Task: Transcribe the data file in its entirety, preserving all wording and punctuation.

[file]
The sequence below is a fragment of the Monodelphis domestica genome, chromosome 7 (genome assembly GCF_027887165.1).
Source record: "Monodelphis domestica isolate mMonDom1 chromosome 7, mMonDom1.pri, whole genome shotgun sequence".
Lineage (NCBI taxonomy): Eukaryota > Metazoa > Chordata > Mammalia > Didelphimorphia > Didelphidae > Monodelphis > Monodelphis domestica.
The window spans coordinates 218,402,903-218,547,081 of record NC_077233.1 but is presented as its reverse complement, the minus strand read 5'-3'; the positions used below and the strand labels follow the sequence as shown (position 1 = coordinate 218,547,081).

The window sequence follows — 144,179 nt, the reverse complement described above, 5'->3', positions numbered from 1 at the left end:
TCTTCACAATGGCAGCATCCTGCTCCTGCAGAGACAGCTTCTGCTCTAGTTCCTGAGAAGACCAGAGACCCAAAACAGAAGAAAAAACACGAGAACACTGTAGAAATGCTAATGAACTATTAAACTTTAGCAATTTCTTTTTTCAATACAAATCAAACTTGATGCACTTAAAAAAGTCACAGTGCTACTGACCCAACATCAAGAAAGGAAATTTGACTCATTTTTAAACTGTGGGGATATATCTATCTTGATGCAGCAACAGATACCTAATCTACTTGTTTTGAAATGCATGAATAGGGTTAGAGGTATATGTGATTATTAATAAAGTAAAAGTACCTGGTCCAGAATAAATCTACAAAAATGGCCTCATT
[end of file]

The sequence below is a fragment of the Monodelphis domestica genome, chromosome 7 (genome assembly GCF_027887165.1).
Source record: "Monodelphis domestica isolate mMonDom1 chromosome 7, mMonDom1.pri, whole genome shotgun sequence".
Lineage (NCBI taxonomy): Eukaryota > Metazoa > Chordata > Mammalia > Didelphimorphia > Didelphidae > Monodelphis > Monodelphis domestica.
The window spans coordinates 218,402,903-218,547,081 of record NC_077233.1 but is presented as its reverse complement, the minus strand read 5'-3'; the positions used below and the strand labels follow the sequence as shown (position 1 = coordinate 218,547,081).

The window sequence follows — 144,179 nt, the reverse complement described above, 5'->3', positions numbered from 1 at the left end:
TCTTCACAATGGCAGCATCCTGCTCCTGCAGAGACAGCTTCTGCTCTAGTTCCTGAGAAGACCAGAGACCCAAAACAGAAGAAAAAACACGAGAACACTGTAGAAATGCTAATGAACTATTAAACTTTAGCAATTTCTTTTTTCAATACAAATCAAACTTGATGCACTTAAAAAAGTCACAGTGCTACTGACCCAACATCAAGAAAGGAAATTTGACTCATTTTTAAACTGTGGGGATATATCTATCTTGATGCAGCAACAGATACCTAATCTACTTGTTTTGAAATGCATGAATAGGGTTAGAGGTATATGTGATTATTAATAAAGTAAAAGTACCTGGTCCAGAATAAATCTACAAAAATGGCCTCATT